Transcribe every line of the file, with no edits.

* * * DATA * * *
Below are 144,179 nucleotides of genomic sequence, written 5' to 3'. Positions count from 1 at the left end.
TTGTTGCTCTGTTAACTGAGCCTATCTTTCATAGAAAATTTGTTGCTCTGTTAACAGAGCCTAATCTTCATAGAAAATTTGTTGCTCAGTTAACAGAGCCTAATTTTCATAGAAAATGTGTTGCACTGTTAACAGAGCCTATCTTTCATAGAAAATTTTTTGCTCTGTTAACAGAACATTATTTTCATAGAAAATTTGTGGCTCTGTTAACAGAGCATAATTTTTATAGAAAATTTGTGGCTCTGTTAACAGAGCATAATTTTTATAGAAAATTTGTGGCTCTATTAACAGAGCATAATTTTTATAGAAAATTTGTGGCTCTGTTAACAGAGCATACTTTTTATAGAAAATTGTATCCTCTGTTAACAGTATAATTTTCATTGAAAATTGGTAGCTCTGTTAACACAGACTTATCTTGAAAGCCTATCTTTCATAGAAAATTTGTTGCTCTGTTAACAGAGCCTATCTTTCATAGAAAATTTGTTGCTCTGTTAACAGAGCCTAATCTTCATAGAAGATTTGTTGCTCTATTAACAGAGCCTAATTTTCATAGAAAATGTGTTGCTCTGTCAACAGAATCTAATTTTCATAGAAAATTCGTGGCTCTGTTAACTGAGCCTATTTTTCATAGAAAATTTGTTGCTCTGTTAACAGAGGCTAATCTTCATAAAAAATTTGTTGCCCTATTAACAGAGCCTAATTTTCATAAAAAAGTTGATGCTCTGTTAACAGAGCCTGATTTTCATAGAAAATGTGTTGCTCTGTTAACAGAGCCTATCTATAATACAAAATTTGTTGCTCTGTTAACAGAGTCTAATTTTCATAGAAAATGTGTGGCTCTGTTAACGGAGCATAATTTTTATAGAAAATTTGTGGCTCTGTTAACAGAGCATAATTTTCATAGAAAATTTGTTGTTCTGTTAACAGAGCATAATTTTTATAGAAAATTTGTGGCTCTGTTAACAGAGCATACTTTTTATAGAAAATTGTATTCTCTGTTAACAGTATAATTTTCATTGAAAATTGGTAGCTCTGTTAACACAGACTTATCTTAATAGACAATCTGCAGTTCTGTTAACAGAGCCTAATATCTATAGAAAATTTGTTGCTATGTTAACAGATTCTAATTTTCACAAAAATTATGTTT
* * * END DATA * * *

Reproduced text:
Below are 144,179 nucleotides of genomic sequence, written 5' to 3'. Positions count from 1 at the left end.
TTGTTGCTCTGTTAACTGAGCCTATCTTTCATAGAAAATTTGTTGCTCTGTTAACAGAGCCTAATCTTCATAGAAAATTTGTTGCTCAGTTAACAGAGCCTAATTTTCATAGAAAATGTGTTGCACTGTTAACAGAGCCTATCTTTCATAGAAAATTTTTTGCTCTGTTAACAGAACATTATTTTCATAGAAAATTTGTGGCTCTGTTAACAGAGCATAATTTTTATAGAAAATTTGTGGCTCTGTTAACAGAGCATAATTTTTATAGAAAATTTGTGGCTCTATTAACAGAGCATAATTTTTATAGAAAATTTGTGGCTCTGTTAACAGAGCATACTTTTTATAGAAAATTGTATCCTCTGTTAACAGTATAATTTTCATTGAAAATTGGTAGCTCTGTTAACACAGACTTATCTTGAAAGCCTATCTTTCATAGAAAATTTGTTGCTCTGTTAACAGAGCCTATCTTTCATAGAAAATTTGTTGCTCTGTTAACAGAGCCTAATCTTCATAGAAGATTTGTTGCTCTATTAACAGAGCCTAATTTTCATAGAAAATGTGTTGCTCTGTCAACAGAATCTAATTTTCATAGAAAATTCGTGGCTCTGTTAACTGAGCCTATTTTTCATAGAAAATTTGTTGCTCTGTTAACAGAGGCTAATCTTCATAAAAAATTTGTTGCCCTATTAACAGAGCCTAATTTTCATAAAAAAGTTGATGCTCTGTTAACAGAGCCTGATTTTCATAGAAAATGTGTTGCTCTGTTAACAGAGCCTATCTATAATACAAAATTTGTTGCTCTGTTAACAGAGTCTAATTTTCATAGAAAATGTGTGGCTCTGTTAACGGAGCATAATTTTTATAGAAAATTTGTGGCTCTGTTAACAGAGCATAATTTTCATAGAAAATTTGTTGTTCTGTTAACAGAGCATAATTTTTATAGAAAATTTGTGGCTCTGTTAACAGAGCATACTTTTTATAGAAAATTGTATTCTCTGTTAACAGTATAATTTTCATTGAAAATTGGTAGCTCTGTTAACACAGACTTATCTTAATAGACAATCTGCAGTTCTGTTAACAGAGCCTAATATCTATAGAAAATTTGTTGCTATGTTAACAGATTCTAATTTTCACAAAAATTATGTTT